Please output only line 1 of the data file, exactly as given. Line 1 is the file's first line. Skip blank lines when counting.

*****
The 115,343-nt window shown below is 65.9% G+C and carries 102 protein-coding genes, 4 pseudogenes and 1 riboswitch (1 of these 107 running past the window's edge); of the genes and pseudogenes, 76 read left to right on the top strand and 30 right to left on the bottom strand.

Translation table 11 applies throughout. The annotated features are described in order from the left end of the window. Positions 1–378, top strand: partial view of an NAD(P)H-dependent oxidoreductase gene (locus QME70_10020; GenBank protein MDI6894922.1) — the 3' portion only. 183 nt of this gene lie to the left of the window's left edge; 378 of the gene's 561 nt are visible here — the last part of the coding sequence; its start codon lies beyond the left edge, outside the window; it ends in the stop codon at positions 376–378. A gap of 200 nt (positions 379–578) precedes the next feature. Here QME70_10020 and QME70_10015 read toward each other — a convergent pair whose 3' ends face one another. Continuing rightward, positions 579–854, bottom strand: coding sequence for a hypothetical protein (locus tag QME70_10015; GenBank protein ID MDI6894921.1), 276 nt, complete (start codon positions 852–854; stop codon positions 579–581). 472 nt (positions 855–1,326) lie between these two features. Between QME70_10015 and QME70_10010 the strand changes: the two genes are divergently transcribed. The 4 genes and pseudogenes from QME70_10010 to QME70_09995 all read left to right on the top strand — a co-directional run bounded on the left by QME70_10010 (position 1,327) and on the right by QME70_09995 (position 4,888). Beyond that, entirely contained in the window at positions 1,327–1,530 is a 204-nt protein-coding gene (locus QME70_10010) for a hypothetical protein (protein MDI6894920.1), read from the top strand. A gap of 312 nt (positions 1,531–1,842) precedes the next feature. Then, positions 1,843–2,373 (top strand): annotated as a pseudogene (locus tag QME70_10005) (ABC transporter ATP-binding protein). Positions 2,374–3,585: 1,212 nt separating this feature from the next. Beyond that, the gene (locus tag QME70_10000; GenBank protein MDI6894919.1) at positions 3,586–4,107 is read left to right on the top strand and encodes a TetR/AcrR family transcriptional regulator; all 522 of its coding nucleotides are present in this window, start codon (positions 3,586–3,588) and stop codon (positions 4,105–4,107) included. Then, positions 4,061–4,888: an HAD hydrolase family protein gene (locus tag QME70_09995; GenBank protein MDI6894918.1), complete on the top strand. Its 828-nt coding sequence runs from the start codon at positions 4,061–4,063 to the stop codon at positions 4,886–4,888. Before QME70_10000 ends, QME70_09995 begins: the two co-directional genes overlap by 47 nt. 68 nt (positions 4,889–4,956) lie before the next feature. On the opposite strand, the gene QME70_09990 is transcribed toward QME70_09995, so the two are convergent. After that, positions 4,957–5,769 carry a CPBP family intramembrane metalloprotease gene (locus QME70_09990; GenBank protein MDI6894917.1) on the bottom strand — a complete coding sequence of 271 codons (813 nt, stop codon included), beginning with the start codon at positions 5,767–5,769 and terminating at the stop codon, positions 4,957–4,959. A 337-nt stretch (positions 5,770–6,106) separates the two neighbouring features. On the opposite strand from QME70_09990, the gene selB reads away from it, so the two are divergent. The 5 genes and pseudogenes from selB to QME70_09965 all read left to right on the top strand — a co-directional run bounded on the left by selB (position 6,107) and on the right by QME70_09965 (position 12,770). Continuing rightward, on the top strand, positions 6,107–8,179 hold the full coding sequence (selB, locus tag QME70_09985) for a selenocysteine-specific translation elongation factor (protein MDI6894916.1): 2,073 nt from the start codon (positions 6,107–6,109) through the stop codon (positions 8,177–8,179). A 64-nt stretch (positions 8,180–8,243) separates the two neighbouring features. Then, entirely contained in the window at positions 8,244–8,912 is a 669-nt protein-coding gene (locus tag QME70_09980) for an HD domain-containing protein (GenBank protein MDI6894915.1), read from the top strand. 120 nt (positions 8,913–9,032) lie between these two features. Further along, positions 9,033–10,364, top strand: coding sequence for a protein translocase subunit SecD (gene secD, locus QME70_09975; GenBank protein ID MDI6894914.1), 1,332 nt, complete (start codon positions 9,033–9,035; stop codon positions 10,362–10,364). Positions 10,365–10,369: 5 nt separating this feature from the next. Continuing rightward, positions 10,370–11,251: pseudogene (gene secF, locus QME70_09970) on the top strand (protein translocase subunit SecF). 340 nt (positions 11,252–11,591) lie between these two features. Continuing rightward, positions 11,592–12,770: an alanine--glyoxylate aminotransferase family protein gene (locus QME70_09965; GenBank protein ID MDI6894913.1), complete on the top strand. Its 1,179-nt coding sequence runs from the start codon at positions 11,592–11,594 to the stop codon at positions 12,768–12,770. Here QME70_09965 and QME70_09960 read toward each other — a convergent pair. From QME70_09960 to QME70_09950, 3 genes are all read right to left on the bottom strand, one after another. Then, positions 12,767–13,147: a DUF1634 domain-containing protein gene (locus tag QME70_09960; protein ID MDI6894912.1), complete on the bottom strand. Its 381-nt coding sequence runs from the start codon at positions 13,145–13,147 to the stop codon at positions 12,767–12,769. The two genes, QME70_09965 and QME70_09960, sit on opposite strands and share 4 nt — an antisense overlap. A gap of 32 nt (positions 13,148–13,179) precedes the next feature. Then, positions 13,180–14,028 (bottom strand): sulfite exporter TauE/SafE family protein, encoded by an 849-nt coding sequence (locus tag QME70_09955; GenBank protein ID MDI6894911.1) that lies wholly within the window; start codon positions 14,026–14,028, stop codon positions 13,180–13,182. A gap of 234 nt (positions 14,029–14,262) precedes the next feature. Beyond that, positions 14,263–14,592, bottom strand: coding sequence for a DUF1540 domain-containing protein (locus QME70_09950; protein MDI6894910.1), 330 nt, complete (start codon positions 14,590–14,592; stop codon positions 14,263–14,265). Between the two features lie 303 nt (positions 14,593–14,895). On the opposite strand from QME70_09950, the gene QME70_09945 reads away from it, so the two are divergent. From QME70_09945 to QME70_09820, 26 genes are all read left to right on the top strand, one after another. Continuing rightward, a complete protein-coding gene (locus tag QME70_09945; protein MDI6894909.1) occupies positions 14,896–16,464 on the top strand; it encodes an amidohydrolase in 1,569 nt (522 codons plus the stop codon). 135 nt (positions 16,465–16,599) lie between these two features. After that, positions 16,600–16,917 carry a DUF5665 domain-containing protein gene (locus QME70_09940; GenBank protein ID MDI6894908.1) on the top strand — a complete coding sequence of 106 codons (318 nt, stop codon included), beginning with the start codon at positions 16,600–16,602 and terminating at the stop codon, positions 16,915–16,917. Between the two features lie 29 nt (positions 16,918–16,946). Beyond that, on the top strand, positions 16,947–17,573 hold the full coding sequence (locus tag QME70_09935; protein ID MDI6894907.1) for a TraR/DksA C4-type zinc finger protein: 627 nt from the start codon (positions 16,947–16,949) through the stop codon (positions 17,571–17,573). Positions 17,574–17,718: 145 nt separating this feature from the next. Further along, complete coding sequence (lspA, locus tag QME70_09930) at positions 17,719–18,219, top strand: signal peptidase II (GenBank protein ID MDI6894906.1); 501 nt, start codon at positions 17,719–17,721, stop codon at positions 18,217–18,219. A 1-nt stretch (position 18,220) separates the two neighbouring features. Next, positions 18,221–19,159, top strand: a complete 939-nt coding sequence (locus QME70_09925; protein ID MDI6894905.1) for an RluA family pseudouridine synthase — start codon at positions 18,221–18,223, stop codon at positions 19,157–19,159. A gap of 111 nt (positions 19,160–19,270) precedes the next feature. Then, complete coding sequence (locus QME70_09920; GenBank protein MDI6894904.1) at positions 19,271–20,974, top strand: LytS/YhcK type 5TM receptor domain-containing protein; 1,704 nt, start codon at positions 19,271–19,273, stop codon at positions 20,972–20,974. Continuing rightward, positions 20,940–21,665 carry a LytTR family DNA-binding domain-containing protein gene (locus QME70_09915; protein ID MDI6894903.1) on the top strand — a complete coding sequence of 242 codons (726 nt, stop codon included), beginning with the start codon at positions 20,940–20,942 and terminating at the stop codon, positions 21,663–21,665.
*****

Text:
The 115,343-nt window shown below is 65.9% G+C and carries 102 protein-coding genes, 4 pseudogenes and 1 riboswitch (1 of these 107 running past the window's edge); of the genes and pseudogenes, 76 read left to right on the top strand and 30 right to left on the bottom strand.